'Harry Potter and the Cursed Child' lets down women and betrays Hermione's legacy
Whether you loved Harry Potter and the Cursed Child or wanted to stab it with a basilisk fang, it's obvious right off the bat the tale is not really J.K. Rowling's. It says so right on the cover. Playwright Jack Thorne was the man primarily entrusted with showing us a glimpse into Harry Potter's future. Instead, by deflating and devaluing every female character, he blasted Harry 70 years into the past.
Reading Cursed Child casts the complexity and diversity of Rowling's original characters into high relief. Jo gave us brainy women, sporty women, delusional women, motherly women, women who only talked about Nargles, women who were also ghosts — the list goes on. They all seemed real, not because Rowling was trying to jam a message down our throats, but because she gave us a full world and women, you know, happen to be an equal part of it. As the pages of Cursed Child flip by, however, these full, complete women we know so well start to fade. They become two-dimensional shadows of their former selves who only store feelings or opinions that help to facilitate our male heroes' (Harry Potter and his second son Albus) emotional journey. Their strong voices become whispers. Hermione Granger would never stand for this shit.
Perhaps that's why Thorne cast Reducto on her character. Right away, we learn that our frizzy-haired, buck-toothed, original DGAF boss bitch grows up to be the Minister of Magic. Thorne then shows her spending the majority of her time having to remind people that she's the Minister of Friggin' Magic. Her male peers ignore her voice and disregard her authority in every interaction. We meet the modern Hermione while she is nudging Harry to do the bare minimum of his work responsibilities (she's been carrying his ass since Year 1 at Hogwarts), and it is not until she reminds him that she's his boss and the longstanding Minister of Magic that he begrudgingly agrees to do his job.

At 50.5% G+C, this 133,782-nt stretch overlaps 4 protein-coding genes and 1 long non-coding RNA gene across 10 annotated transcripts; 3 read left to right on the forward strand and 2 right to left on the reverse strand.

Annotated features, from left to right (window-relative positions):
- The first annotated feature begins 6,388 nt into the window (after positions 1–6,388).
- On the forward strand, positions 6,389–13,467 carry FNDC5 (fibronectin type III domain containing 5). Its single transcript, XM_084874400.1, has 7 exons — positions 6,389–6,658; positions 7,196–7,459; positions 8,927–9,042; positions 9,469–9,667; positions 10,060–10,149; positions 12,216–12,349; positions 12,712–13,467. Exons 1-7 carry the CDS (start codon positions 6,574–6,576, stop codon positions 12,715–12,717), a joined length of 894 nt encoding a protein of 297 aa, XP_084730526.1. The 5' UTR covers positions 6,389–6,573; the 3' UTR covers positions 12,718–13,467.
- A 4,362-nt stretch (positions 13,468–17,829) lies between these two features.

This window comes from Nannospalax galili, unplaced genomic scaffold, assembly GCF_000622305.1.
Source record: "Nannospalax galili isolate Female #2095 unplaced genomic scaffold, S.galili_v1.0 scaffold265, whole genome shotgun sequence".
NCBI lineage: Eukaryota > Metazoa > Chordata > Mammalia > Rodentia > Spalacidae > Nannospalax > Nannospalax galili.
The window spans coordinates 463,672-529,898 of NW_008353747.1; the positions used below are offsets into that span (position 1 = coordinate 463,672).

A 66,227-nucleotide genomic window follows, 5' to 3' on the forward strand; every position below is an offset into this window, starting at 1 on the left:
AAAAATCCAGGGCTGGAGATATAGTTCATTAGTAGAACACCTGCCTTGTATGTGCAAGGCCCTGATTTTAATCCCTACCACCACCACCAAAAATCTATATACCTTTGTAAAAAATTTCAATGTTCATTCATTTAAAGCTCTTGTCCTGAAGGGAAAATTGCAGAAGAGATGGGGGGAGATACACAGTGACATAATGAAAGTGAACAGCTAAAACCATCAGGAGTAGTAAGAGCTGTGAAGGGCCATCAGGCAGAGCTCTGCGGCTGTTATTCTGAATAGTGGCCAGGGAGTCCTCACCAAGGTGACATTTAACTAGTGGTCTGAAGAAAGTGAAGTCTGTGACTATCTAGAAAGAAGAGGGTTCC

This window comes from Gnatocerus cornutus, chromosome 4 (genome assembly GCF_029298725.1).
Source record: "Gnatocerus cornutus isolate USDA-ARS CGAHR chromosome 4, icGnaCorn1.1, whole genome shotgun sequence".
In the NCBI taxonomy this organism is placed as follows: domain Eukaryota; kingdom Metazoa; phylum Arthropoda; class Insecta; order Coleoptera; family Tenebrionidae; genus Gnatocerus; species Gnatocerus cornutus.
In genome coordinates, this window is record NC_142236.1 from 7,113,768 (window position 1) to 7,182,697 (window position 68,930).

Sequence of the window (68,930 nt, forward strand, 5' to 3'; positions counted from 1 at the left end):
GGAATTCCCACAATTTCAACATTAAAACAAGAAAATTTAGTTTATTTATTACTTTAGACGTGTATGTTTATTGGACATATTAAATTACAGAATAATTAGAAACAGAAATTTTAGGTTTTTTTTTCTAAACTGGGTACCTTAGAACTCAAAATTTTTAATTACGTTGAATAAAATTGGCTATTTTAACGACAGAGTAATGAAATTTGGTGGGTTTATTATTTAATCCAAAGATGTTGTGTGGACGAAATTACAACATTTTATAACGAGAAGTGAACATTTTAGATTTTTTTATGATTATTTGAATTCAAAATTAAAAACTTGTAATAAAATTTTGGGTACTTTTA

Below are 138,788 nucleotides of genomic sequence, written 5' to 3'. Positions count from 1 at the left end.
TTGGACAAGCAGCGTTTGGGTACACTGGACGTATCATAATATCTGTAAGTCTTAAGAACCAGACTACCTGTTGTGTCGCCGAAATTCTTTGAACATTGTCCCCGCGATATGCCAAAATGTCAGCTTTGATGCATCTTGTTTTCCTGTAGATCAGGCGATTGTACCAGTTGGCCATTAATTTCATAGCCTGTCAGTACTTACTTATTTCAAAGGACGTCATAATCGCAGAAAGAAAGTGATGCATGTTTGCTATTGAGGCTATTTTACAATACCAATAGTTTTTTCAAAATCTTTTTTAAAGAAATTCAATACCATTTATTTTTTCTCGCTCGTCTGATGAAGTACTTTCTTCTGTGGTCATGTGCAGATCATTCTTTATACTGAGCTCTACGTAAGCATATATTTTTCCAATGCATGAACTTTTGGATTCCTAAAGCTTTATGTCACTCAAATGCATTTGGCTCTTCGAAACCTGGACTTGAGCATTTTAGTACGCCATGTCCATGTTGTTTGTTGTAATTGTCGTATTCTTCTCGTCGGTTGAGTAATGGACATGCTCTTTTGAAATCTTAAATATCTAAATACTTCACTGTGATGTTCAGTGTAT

Later, Harry and Draco Malfoy usurp a meeting Hermione calls, interrupting and speaking over the Minister of Magic in her office. Again, we have to watch Our Lady Granger remind the men in her life, "Hey, hi, I'm the LEADER OF YOUR PEOPLE." She holds the highest ranking government office and still she has to ask for respect. The issue is not whether or not this would happen in the real world (ask Hillary in November), it's that we've never seen casual sexism like this before in the Harry Potter world. Thorne certainly wasn't stepping on Hermione's words purposely; he was probably just focusing on moving along Harry's plotline. But the carelessness with which he treated the depiction of a woman in power makes clear the biggest problem with Harry Potter and the Cursed Child: we can tell it's written by a man when we shouldn't feel the writer's presence at all. The magical world we adore has suddenly been filtered through a particularly narrow male perspective — and unfortunately he's just getting started.